|Stop It's Steve Silverthorn with a young netminder.|
There's nothing like watching college playoff hockey to reinforce not only how important the position of goaltender is to a championship team (check out UMass Lowell's Connor Hellebuyck posting back-to-back shutouts to capture the Hockey East tournament), but also the importance of good goalie coaching and training.
One of my ongoing crusades is to educate "regular" coaches on the importance of "goalie-friendly" drills. This doesn't mean "easy" drills ... it means drills designed to help your goaltender improve, while avoiding developing bad habits. Despite how obvious that sounds, it's quite remarkable how often coaches can't "see" the downsides to endless shooting drills. But that crusade is a work in progress. In the meantime, the best option I can suggest to make sure your young netminders develop good habits and proper techniques is to have them attend a good goalie camp. Here are some thoughts on the topic, which originally ran in the New England Hockey Journal ...
Goalie camps can help solve the auto-body shop approach to coaching
One of the great frustrations that hockey coaches have is when their goalies make the same mistake, time and time again. I appreciate that. In fact, I often tell my students, "You just got beat to the same spot three straight times. You've got to try to figure it out."
The difference is that I have higher expectations of adult coaches than I do of a 12-year-old goalie. Yet it's often the coaches who can't "figure it out." They keep running practices the same way, day after day after day, and somehow expect the goalie to miraculously make the necessary changes to avoid old mistakes, or break bad habits. Here's one of my favorite examples.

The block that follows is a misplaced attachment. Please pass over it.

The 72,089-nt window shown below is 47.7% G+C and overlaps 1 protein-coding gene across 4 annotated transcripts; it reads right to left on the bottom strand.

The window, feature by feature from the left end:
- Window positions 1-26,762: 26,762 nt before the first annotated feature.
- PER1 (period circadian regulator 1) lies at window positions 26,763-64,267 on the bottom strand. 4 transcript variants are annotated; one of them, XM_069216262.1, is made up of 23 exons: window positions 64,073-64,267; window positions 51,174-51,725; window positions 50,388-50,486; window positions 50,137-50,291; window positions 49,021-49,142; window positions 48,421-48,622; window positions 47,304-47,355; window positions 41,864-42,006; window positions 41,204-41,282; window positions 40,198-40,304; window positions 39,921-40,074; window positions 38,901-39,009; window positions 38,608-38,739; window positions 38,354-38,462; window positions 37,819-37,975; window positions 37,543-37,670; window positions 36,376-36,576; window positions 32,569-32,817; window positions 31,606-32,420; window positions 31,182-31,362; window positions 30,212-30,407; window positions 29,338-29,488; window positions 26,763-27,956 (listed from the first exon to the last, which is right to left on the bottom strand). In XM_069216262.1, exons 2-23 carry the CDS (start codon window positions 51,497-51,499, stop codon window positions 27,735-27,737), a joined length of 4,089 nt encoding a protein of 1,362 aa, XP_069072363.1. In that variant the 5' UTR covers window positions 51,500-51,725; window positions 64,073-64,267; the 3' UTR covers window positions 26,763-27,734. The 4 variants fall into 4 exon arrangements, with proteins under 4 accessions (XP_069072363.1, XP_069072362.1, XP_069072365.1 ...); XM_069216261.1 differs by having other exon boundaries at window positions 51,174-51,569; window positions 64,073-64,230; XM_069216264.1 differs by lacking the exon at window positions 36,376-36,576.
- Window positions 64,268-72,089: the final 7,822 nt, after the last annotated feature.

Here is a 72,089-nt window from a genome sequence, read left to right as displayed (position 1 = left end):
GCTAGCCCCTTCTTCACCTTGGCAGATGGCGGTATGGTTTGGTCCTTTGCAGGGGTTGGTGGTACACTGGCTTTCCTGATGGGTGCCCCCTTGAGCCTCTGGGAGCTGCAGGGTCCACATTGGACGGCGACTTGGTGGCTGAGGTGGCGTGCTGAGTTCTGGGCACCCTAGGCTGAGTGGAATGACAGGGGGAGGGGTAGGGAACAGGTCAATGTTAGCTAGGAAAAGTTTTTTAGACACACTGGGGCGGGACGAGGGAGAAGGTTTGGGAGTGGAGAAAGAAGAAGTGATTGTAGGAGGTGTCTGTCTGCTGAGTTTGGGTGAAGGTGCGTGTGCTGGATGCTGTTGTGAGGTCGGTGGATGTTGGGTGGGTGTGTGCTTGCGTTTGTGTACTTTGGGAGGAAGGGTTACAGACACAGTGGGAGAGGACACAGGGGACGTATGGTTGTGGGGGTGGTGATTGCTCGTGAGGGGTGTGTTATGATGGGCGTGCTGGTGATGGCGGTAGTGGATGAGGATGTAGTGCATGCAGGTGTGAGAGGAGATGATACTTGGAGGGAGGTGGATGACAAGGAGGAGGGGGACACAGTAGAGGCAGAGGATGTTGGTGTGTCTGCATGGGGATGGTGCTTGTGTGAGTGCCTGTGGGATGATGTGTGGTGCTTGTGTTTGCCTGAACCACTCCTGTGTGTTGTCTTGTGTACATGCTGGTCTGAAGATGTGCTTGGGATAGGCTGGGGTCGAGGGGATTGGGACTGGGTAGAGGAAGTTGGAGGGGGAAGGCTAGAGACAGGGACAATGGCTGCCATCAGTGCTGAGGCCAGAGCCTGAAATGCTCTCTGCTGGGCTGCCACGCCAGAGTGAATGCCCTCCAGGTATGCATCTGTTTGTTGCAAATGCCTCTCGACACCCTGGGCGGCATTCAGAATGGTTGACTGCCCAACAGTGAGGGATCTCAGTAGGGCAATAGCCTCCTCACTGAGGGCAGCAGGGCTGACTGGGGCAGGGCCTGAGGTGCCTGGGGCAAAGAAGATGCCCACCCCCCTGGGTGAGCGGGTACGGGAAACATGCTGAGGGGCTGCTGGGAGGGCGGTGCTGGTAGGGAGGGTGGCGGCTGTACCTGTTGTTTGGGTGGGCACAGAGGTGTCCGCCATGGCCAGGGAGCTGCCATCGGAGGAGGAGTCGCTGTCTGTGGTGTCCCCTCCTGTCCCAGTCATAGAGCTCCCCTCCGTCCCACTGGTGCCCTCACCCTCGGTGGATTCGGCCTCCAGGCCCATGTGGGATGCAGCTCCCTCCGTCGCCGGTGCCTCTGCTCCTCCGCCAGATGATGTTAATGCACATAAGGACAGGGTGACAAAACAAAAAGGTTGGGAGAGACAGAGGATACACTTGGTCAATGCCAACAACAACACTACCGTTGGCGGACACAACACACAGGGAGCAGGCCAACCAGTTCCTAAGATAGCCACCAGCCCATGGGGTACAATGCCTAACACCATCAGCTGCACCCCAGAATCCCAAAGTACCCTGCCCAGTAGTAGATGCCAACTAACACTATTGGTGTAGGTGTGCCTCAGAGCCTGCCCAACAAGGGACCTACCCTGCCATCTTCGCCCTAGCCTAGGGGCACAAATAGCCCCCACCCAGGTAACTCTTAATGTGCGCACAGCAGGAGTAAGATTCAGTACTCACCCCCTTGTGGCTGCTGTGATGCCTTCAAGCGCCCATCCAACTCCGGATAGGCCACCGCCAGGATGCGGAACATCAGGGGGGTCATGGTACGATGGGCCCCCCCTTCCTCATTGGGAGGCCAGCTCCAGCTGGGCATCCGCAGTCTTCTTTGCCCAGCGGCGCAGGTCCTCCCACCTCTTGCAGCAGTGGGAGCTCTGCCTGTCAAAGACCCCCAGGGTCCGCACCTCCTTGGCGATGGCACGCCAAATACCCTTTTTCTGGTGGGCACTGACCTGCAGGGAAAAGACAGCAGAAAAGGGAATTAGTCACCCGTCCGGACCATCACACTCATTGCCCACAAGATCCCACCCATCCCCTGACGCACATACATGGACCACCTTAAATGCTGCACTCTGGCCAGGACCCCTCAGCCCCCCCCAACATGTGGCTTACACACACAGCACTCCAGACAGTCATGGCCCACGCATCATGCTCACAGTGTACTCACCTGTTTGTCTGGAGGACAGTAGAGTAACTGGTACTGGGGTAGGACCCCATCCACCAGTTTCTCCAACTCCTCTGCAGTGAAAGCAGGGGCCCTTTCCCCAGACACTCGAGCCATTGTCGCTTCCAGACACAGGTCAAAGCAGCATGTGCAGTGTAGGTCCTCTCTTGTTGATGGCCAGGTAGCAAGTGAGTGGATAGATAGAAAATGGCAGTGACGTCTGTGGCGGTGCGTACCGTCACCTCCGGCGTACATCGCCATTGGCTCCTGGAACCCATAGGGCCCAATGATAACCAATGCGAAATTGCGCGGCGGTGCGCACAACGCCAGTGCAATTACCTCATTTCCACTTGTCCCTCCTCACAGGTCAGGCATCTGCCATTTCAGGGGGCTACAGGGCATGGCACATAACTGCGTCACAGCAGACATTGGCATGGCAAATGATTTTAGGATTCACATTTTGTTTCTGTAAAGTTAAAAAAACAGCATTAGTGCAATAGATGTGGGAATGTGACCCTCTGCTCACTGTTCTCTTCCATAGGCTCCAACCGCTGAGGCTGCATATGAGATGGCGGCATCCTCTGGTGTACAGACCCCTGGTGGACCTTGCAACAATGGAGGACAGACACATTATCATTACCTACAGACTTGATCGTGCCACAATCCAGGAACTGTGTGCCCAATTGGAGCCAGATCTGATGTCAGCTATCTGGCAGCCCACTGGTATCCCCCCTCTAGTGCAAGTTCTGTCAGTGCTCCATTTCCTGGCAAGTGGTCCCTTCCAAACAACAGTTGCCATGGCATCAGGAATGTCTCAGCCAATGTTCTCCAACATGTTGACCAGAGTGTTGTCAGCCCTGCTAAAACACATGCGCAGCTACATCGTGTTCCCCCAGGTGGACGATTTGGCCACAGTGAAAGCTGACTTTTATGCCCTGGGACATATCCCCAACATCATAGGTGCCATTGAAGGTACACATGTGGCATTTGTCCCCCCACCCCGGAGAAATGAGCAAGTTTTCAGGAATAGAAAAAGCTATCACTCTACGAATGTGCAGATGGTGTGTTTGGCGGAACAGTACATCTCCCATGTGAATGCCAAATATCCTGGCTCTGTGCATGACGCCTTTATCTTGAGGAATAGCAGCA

In practice, Coach Stan wants continuous action. He yells "Play it, play it," every time the goalie has a chance to cover the puck. The kid is actually being told to bat the puck away, instead of getting the whistle. So in a game, that's what he does, because that's what he's always been told to do, despite the fact that Coach Stan is screaming from the bench, "We need a whistle! Cover the puck!"
What Coach Stan doesn't realize is that covering rebounds, and getting a whistle, is a learned skill. It doesn't just "happen." Most kids will instinctively poke a puck away, instead of covering it up. And when you poke the puck away, it's live. And that means you're not getting the whistle you desperately need.
Here's another. Coach Stan is muttering about how his goalies aren't following shots, and are losing sight of the rebounds. But in practice, Coach Stan has 15 kids lined up, firing pucks at his goalies in rapid-fire succession. So his young goalies don't dare follow each shot, because they know another shot is coming from the next kid (who, in all likelihood, isn't even looking to see if the goalie is ready or not).
Now, does Coach Stan make that connection, and change his practices to reflect "real game" scenarios? Rarely, from what I've seen over the years. Instead, they think the goalies need some sort of special tutoring, and that's when they hire us, the professionals.
I call this the "auto body shop" school of goalie coaching. When you get into a fender-bender, that's the place you look to, right? You bring your prized set of wheels down to the auto body shop, leave it for a few days, and they deliver it back to you, good as new. Essentially, far too many coaches do the same thing with their goalies.
Let's take the analogy a step further. If you're constantly visiting the auto body shop because you're constantly getting into accidents, then you might need to change your driving habits. It's one thing to have your vehicle fixed, it's another to make sure it stays fixed. But young goalies often fall back into bad habits in regular practices because the drills aren't designed for them. The problem is that their coaches don't reinforce any of the lessons taught in private clinics (the auto body shop), because they have no idea what's being taught.